Much of the material for the book in the way of the ‘frame’ for ritual structure, came from Doreen Valiente, and obviously what we had been taught by Alex Sanders. I should point out that Stewart and myself published this material not only with Doreen’s permission but with her assistance. Her view was that she wrote it, therefore she had the right to publish it or give permission to publish. Obviously, there were elements of Gardner’s rituals and those that came from Crowley’s works, which you can find in all Books of Shadows of Gardnerians/Alexandrian origin. What Doreen did is rewrite them, and make them work.
The actual festivals in the books, these came from us, as did also the Birth, Marriage and Death Rites. These were all written by Stewart and myself. Both of us found the Sabbats in the Book of Shadows we were given by Alex and Doreen extremely lacking in content. In some cases they were just a paragraph. Stewart decided, in his own words ‘to put some meat on the bones’! We drew inspiration for them from two sources, Robert Grave’s White Goddess and Maíra McNeill’s Festival of Lughnasa. It was from Grave’s that we incorporated The Oak King, Holly King Cycle. No one had written this into the Book of Shadows before our introduction of it in Eight Sabbats for Witches/A Witches Bible, although as a result of our work it was incorporated in to the practises of many covens, and Druidic Groves. The Irish Celtic Elements of the festivals we introduced from a book called the Festival of Lughnasa. This book was a rather obscure tome that most people had never heard of, but a goldmine of information for Stewart and myself, as it dealt with the traditional seasonal festivals here in Ireland.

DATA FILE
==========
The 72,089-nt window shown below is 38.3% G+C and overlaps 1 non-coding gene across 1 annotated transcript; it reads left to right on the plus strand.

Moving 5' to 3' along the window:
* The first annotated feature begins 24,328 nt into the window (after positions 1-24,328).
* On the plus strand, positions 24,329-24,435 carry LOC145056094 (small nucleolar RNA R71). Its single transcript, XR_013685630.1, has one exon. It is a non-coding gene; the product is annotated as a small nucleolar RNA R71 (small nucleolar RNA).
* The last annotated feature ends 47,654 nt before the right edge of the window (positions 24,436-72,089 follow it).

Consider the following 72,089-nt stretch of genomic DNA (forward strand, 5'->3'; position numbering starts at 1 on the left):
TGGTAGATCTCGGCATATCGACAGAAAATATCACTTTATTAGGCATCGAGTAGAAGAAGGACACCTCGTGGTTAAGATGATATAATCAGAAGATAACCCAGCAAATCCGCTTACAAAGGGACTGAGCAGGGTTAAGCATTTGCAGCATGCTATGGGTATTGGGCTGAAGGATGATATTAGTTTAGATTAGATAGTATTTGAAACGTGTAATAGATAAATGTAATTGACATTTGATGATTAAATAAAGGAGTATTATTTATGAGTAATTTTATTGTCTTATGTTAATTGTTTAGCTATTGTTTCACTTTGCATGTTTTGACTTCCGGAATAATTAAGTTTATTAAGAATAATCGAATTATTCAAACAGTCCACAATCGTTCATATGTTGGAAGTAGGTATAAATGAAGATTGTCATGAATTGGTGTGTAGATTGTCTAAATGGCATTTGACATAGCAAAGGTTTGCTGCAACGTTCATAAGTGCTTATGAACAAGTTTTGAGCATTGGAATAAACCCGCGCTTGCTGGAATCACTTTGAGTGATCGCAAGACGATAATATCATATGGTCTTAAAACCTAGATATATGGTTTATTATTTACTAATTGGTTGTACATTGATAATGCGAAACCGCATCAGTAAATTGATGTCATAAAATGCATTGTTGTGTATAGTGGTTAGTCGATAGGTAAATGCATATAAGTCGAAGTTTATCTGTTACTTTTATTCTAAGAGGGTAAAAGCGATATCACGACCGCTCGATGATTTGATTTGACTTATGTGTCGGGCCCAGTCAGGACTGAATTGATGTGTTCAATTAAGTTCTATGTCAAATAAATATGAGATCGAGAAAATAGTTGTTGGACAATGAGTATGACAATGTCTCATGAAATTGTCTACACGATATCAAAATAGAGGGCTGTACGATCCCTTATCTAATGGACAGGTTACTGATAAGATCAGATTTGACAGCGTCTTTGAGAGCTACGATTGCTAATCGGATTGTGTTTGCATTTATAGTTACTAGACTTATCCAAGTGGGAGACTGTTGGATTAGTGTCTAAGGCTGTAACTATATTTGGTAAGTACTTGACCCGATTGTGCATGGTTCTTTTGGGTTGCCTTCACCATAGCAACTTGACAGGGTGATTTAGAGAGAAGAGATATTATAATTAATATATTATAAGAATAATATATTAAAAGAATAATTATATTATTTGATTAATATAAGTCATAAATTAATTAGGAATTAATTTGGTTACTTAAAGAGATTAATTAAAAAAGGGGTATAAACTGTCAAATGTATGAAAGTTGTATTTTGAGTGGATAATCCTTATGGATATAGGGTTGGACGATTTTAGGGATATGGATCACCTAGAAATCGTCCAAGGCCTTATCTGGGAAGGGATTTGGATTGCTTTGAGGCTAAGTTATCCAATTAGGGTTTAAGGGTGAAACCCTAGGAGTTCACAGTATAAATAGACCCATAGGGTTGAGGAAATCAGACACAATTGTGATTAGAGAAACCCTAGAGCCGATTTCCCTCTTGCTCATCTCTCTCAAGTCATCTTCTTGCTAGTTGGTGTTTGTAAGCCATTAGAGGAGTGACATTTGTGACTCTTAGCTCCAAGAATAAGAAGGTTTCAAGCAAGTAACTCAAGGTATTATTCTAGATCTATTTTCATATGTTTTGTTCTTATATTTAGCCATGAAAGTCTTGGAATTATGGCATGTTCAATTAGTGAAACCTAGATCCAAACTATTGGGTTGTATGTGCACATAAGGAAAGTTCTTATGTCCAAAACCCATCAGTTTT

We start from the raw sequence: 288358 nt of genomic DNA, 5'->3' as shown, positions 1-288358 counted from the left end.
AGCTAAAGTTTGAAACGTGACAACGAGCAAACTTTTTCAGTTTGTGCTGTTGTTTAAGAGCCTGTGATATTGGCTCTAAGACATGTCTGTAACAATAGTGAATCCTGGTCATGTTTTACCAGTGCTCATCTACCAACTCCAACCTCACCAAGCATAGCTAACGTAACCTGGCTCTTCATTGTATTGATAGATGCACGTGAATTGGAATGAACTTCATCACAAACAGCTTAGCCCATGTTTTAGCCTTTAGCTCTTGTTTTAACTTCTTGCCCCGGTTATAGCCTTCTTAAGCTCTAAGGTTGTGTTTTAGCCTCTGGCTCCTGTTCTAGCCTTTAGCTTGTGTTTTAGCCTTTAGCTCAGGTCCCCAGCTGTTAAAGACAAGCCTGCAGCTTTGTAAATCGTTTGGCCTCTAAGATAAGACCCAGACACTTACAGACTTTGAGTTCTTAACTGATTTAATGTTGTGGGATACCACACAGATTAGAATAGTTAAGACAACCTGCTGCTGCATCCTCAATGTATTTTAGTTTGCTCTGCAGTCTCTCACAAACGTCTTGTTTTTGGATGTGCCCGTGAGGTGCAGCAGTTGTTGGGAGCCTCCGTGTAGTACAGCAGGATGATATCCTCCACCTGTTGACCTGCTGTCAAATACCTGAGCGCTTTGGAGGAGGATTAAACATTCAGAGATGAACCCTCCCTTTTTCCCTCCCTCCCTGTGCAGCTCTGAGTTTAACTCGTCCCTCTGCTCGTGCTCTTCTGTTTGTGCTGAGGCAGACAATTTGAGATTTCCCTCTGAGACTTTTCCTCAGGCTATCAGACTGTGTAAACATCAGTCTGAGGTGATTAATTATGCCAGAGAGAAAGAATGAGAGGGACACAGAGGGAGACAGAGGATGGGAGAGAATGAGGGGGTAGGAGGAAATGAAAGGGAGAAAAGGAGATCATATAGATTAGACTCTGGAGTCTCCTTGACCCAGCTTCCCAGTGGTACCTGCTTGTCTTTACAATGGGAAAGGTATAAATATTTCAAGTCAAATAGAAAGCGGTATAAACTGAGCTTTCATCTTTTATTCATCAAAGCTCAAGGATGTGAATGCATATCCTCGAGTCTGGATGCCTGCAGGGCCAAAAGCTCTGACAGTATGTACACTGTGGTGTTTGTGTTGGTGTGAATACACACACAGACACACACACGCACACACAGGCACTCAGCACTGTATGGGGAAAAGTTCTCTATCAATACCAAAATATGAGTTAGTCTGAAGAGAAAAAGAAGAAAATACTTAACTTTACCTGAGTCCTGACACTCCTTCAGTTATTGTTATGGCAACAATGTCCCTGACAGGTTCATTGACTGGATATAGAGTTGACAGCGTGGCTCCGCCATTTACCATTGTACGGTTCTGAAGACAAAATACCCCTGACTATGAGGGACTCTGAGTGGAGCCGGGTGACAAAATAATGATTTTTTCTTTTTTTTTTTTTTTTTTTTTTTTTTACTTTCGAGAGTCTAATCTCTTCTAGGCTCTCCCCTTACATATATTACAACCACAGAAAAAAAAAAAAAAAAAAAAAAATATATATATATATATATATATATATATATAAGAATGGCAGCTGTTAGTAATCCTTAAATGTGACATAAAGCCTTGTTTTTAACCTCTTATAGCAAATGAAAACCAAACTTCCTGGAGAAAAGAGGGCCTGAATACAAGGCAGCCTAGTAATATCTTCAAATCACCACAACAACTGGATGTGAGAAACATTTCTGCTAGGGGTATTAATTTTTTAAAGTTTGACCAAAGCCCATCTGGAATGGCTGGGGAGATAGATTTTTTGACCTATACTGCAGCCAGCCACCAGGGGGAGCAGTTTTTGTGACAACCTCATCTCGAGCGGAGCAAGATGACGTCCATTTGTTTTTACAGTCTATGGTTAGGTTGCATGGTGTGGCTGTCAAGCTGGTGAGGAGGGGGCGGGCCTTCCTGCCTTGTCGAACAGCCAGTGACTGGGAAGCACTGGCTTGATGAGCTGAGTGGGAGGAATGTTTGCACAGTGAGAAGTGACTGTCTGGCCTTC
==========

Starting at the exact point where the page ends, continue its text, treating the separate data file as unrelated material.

We also introduced the Handfasting, the Requiem and the Wiccaning. In fact, Stewart coined the term Wiccaning. We wrote all these rituals in Eight Sabbats/A Witches Bible, as we felt it was important to have these passage rites included in the wiccan repertoire. Certainly people were already doing handfastings, but no one had introduced them into the Book of Shadows as part of the rites, but the wiccaning and requiem were both completely new and originated from us.